By Cory Walsh, of the Missoulian:
Painter Ric Gendron’s focused lifestyle probably accounts for large body of paintings he’s created in his distinctive, brightly colored style. And it might also explain why he’s “hidden from the mainstream,” as it’s put in a new midcareer survey.
“My life is simple. Every day I paint, play my guitar and take care of my grandkids. That’s all I do,” the Spokane resident tells independent curator Ben Mitchell in “Rattlebone,” both a hardcover volume of his work and a traveling exhibition set to open Friday in Missoula.
“This is painting from his heart,” Mitchell said of the 40-some works dating back to the late ’80s going up at the Missoula Art Museum. During more than 50 trips to Gendron’s small, many-hued garage studio, he said the painter was always sitting at the easel, painting and listening to music. “He gets up in the morning and paints – and he paints all day long.”
Gendron, in his late 50s, began supporting himself solely by painting in his early 30s, and according to Mitchell’s writing, he’s never supplemented that income by teaching, or gaining representatives or commissions in major cities.
His figurative works have absorbed the influence of Fauvist color, the loose graffiti of Jean-Michel Basquiat and Francis Bacon’s mysterious, contorted figures. However, there also are echoes of Indian artists Fritz Scholder and Rick Barto, and his own experiences as a member of the Arrow Lakes Band of the Confederated Tribes of the Colville, a Salish tribe in Washington.
While his work is well-known in Spokane and the Sante Fe Indian Markets in New Mexico, this exhibition will bring his work to its largest audience yet. “By far in his career, this is the largest showing of his work, and more people will come to know it,” Mitchell said.
After Gendron and Mitchell’s project initially faltered in eastern Washington, the Missoula Art Museum picked it up. “We’ve always believed in Ric’s work as well,” said Stephen Glueckert, MAM curator, “and have respect for Ben’s skills and abilities and insight as well. It was a real natural fit for us.”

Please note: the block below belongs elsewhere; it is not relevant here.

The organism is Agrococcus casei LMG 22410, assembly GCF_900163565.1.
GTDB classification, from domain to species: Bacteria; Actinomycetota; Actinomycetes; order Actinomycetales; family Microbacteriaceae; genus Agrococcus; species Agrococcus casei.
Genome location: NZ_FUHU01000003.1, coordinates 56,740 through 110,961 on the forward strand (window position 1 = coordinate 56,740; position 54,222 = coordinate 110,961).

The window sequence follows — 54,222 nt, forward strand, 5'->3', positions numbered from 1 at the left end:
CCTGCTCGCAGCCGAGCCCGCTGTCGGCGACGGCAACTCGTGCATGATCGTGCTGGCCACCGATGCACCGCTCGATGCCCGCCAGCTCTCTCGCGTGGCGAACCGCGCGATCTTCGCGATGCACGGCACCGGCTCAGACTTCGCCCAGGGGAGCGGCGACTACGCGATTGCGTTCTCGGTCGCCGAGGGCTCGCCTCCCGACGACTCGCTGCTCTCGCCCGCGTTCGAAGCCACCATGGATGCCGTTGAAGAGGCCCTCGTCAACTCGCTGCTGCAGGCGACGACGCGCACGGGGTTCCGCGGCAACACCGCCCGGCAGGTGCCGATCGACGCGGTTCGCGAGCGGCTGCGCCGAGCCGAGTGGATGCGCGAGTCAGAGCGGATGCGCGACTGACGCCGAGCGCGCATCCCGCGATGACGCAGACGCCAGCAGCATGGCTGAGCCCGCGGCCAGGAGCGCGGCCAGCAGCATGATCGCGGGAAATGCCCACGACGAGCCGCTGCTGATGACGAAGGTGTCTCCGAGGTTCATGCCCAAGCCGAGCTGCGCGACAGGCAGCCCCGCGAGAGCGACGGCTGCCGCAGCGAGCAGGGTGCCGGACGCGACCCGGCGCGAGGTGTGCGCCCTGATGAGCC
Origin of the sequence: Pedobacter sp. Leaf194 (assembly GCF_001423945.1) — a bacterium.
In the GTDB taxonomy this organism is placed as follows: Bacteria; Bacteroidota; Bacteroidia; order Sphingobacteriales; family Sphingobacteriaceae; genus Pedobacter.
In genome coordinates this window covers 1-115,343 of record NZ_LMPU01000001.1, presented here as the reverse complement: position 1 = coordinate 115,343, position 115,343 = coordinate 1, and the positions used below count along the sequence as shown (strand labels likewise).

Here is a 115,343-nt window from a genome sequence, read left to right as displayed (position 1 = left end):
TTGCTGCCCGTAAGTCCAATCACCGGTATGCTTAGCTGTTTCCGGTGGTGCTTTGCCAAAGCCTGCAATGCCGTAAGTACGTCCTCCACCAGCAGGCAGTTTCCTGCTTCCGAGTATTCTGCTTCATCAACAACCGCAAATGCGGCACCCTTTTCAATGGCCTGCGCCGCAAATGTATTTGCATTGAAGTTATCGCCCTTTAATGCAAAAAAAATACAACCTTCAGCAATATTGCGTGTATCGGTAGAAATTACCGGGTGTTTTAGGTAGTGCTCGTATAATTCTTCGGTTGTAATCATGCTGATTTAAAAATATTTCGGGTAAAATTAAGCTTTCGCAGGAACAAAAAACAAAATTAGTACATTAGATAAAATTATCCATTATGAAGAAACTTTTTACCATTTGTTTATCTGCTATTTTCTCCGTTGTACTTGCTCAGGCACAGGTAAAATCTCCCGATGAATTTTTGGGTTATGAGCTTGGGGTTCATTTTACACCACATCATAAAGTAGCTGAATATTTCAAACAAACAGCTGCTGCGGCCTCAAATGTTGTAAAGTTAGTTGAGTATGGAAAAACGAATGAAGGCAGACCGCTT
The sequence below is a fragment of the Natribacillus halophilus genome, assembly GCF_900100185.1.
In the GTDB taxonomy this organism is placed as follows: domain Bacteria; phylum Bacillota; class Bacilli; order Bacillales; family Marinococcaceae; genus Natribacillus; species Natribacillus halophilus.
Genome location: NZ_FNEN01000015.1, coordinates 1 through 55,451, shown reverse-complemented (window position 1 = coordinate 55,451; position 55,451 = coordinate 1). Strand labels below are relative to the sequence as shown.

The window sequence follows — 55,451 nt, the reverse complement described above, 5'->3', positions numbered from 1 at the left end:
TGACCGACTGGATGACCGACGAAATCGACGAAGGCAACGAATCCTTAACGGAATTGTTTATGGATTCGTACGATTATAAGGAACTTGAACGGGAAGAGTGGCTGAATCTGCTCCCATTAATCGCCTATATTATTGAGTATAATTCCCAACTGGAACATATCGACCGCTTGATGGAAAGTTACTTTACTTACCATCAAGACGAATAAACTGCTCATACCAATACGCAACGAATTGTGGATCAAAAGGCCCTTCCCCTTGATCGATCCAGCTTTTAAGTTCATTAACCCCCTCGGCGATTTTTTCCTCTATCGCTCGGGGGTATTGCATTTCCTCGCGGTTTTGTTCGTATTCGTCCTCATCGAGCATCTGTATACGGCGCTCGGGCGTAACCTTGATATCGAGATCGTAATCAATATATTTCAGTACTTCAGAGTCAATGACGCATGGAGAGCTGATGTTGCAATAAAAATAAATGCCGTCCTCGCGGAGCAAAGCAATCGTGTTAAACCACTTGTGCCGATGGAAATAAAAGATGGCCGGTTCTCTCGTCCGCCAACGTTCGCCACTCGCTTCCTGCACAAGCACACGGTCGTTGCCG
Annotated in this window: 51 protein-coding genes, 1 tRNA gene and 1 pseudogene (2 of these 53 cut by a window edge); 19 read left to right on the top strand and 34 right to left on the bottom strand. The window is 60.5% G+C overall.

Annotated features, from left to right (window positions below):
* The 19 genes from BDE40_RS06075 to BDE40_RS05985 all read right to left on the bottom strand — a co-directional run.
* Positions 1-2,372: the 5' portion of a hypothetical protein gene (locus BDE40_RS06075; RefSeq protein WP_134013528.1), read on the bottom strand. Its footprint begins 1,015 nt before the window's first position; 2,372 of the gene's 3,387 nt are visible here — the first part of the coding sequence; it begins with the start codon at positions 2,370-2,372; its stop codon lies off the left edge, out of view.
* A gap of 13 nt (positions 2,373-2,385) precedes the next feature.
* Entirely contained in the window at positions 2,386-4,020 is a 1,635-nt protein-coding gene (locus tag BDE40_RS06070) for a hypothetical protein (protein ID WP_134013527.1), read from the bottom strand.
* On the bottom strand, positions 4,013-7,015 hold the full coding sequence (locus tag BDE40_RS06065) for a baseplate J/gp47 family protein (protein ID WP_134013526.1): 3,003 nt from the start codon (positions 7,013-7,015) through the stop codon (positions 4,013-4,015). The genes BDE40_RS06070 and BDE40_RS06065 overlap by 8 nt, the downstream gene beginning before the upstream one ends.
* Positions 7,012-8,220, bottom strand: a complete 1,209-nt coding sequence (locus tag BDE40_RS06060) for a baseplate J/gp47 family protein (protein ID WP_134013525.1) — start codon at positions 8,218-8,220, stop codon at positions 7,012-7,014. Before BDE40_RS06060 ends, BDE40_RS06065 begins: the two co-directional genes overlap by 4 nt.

It’s also the first hardcover publication MAM has produced in recent memory, Glueckert said. The 128-page volume features full-color plates, historical photos from Gendron and a monograph written by Mitchell that places the painter’s work in context with his background and influences.
Mitchell broke down the appeal of Gendron’s paintings as the exhibit was going up on the walls. “I find his work very approachable because it’s figurative,” he said.
And those figures often are rendered in jolts of unnatural, caffienated hues. “There’s just a simple joy in the color,” that’s impossible not to experience, he said.
Gendron tackles subjects familiar to the Northwest in his own distinctive colors, style and from his own perspective. As an example, Mitchell pointed to “The Way Home,” an acrylic on canvas that features a group of Indians traveling through a mountain pasture – elements for a typical romanticized Western scene.
“You have the Indians on the horses and they have regalia, but they have umbrellas and sunglasses on, and the colors are not the Rocky Mountain colors,” he said of the bright orange field and purple mountains. “It’s just whole cloth out of his head.”
The selections include works from Gendron that people who are familiar with his work might be seeing for the first time and that are stylistically distinct from previous efforts, showing “a depth and a hardness about human identity,” said Mitchell.
“Little Big Man,” for example, shows a dark-skinned figure standing before a burning magenta background. The only features on his face are a row of garish teeth and a red horizontal brush stroke where the eyes should be.
“There’s a lot of expressiveness, a lot of spontaneity. He paints with his fingers” and sometimes the heel of his palm, Mitchell said.
Gendron tells Mitchell he learned from his inspirations “to not be afraid of offending the viewer with grotesque images, Fauvist color, or making social statements.”
First Friday attendees can meet Gendron at the MAM’s opening. There will be an artist’s reception and gallery talk with Gendron and Mitchell at 7 p.m., timed to allow fans to see the Festival of the Dead parade. Before and after the talk, there will be drumming from Jason Heavy Runner.
On Saturday at noon, Gendron will give a tour of the collection. Those interested can attend a brunch from 10 a.m. to noon by RSVP’ing in advance.
After the exhibit completes its run in Missoula on March 31, it will begin a three-year journey to five different venues: the Tamástslikt Cultural Institute at the Confederated Tribes of the Umatilla Reservation near Pendleton, Ore.; the Museum of Northwest Art in La Conner, Wash; the Museum of Contemporary Indian Arts at the Institute of American Indian Arts in Santa Fe, N.M.; and the Jundt Art Museum in Spokane.
Entertainer editor Cory Walsh can be reached at 523-5261 or at firstname.lastname@example.org.